What is trauma?
Trauma can be described as a difficult experience that leaves a person feeling overwhelmed, frightened, and/or helpless. Some people return to normal quickly after experiencing a trauma; however, other people need counseling and/or support to get better.
How is trauma treated?
EMDR (Eye Movement Desensitization Reprocessing) - EMDR is a form of therapy that involves some sort of back and forth movement such as your eyes moving back and forth while you think about an issue you are dealing with. Through the completion of more than 20 research studies, EMDR has been proven to be one of the most effective forms of therapy for treating trauma. Studies have shown significant improvement in up to 90% of persons who participate in EMDR.
Cognitive Behavioral Therapy (CBT) - This form of therapy involves looking at how your thoughts, feelings and behaviors are interrelated. It involves examining unhelpful thought patterns and unhelpful ways of reacting to situations. The end goal of CBT is to change your patterns of thinking and behavior which then changes the way you feel.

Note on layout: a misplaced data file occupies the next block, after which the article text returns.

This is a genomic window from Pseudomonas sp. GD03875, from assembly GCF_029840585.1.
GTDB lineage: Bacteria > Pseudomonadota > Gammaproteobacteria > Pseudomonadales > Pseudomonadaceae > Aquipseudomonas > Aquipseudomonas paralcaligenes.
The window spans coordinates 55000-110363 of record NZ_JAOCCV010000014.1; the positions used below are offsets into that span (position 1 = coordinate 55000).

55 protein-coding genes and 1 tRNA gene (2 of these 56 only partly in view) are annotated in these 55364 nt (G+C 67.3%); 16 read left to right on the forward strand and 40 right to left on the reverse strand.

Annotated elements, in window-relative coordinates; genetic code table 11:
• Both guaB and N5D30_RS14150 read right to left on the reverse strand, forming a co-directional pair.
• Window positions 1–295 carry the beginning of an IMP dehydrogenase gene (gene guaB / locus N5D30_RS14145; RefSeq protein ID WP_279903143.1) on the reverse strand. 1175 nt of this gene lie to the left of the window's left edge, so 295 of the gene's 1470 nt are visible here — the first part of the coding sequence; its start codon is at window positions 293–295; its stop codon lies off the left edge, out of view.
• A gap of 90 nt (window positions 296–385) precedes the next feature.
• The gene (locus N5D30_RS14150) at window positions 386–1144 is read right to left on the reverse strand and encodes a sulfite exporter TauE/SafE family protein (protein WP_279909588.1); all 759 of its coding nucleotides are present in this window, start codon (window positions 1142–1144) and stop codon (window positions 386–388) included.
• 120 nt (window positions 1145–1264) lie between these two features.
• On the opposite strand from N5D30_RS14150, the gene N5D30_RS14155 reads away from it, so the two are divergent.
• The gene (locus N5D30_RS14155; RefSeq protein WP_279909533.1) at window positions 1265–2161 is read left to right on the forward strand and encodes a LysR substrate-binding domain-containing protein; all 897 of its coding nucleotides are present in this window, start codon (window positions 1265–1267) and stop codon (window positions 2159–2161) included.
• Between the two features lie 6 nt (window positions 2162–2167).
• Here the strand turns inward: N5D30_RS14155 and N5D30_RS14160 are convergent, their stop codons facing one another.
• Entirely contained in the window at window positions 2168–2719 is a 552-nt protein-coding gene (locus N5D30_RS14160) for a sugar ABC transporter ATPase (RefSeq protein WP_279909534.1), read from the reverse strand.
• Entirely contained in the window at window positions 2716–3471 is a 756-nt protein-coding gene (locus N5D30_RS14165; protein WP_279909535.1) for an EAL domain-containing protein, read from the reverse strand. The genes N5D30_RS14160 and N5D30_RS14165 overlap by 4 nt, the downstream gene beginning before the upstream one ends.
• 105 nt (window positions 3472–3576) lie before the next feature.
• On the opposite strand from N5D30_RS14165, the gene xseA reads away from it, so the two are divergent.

Traditional Talk Therapy - This form of therapy involves having the client discuss their current stressors, life situation, and trauma history while the therapist listens and asks appropriate questions to help the client examine and process their experience. Some clients find this form of therapy to be effective because it helps them to think through things and make decisions on how to handle situations in their life. It can also help the client to view their issues from a different perspective.
Learn more about trauma...
Click on any of the bullet points listed below to access the described website
- The National Child Traumatic Stress Network provides many resources on their website for parents, caregivers, and providers.
- The Centre for Posttraumatic Mental Health of Australia includes handouts about trauma and a short video describing trauma
- This Ted Talk discusses awareness of childhood trauma.
- This Ted Talk discusses resilience in persons who have experienced trauma.